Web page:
Amit Shah unhappy with party MPs for bunking Rajya Sabha
New Delhi: BJP chief Amit Shah is unhappy with his party MPs bunking the Rajya Sabha session on Monday, allowing the Opposition to affect crucial changes to the backward classes bill.
Union Minister Ananth Kumar said Shah took a strict view of the absence and asked lawmakers not to repeat this ever.
Shah told lawmakers at the BJP’s weekly meeting of Parliamentarians on Tuesday morning: “This is not a good thing as people have elected MPs to represent them in the House. It sends a wrong message.”
Prime Minister Narendra Modi too has taken up the case of absent or truant MPs, telling them at the same meet just last week that they need to be present when Houses are in session. Observing MPs were particularly absent after lunch, the Prime Minister had said it is the duty of the treasury benches to push through the government’s legislative initiatives.
It is understood that the Prime Minister has sought a list of the MPs missing the session on Monday.
Over 30 MPs of the BJP and allies were not in the Rajya Sabha on Monday when a Constitution amendment bill on backward classes sailed through on Opposition power where it is in the majority.
Since the government does not have numbers in the Rajya Sabha, the missive to MPs is clear: be present in full strength to challenge the Opposition.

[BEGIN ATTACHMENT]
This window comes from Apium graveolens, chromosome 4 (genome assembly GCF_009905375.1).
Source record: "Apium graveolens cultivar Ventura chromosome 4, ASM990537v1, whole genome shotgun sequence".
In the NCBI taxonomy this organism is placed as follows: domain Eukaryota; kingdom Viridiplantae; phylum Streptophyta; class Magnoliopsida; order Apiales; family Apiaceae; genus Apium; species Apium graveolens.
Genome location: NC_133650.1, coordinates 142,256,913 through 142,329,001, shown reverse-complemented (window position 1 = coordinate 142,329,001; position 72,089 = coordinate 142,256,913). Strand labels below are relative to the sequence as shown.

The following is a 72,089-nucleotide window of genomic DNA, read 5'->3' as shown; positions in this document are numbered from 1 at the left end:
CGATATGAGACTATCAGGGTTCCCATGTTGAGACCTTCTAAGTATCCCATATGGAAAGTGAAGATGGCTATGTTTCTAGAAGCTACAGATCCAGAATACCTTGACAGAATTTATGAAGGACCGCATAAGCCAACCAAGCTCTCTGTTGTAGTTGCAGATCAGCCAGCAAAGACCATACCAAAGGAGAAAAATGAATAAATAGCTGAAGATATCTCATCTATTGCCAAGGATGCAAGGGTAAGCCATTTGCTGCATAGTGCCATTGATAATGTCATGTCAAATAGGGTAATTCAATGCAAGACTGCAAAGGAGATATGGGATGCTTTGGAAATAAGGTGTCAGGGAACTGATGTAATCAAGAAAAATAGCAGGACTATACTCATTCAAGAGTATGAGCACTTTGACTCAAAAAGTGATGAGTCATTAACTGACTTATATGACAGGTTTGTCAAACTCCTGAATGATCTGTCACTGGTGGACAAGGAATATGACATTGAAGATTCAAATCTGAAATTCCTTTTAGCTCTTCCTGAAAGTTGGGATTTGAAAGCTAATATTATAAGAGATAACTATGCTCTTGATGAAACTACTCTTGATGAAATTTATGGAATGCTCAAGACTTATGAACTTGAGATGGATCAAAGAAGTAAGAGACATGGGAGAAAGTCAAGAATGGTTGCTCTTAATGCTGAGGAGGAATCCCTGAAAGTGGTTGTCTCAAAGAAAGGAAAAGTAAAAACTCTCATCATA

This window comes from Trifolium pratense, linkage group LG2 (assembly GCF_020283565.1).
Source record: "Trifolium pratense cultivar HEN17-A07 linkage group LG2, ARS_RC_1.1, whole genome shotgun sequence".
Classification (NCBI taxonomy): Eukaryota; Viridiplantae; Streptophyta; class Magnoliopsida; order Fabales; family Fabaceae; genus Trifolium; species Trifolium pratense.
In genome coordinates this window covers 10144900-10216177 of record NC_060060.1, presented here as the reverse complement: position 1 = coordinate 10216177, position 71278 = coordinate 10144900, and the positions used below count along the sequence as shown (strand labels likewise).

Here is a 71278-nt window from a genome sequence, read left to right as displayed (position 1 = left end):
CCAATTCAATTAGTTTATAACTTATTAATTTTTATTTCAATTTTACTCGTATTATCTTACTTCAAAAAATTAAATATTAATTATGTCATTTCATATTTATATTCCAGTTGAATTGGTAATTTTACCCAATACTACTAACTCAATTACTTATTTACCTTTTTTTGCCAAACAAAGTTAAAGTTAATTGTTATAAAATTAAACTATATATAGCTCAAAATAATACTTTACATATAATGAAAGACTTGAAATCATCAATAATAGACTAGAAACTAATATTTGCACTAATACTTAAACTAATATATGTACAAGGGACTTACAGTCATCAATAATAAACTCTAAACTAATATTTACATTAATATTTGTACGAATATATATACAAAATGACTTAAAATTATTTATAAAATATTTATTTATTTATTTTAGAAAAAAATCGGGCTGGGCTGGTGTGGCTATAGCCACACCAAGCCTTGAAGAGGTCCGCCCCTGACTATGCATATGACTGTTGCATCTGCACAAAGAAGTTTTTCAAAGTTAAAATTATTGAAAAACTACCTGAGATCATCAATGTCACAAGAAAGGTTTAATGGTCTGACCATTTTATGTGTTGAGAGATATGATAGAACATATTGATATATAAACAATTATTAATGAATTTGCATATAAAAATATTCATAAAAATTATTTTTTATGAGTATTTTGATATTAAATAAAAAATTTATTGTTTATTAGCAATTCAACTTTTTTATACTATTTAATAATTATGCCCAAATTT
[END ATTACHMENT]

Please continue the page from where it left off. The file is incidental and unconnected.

There is a party whip too to this effect.
The Opposition’s amendments were passed by 74 to 52 votes. The BJP's strength is 56 while the ruling block enjoys the support of 88 members, counting 10 JD(U) MPs.
PTI adds: “The Constitution (123rd Amendment) Bill, 2017, providing for setting up of a National Commission for Backward Classes, was passed after dropping Clause 3, to which four amendments was approved by the House earlier.
The dropped clause pertains to the insertion of a new article 338B about the constitution and powers of the National Commission for Backward Classes.
The amended bill will now have to be returned to the Lok Sabha for its fresh approval. The Lower House had already passed the bill but in the Upper House it had been referred to a Select Committee as the Opposition had wanted more scrutiny.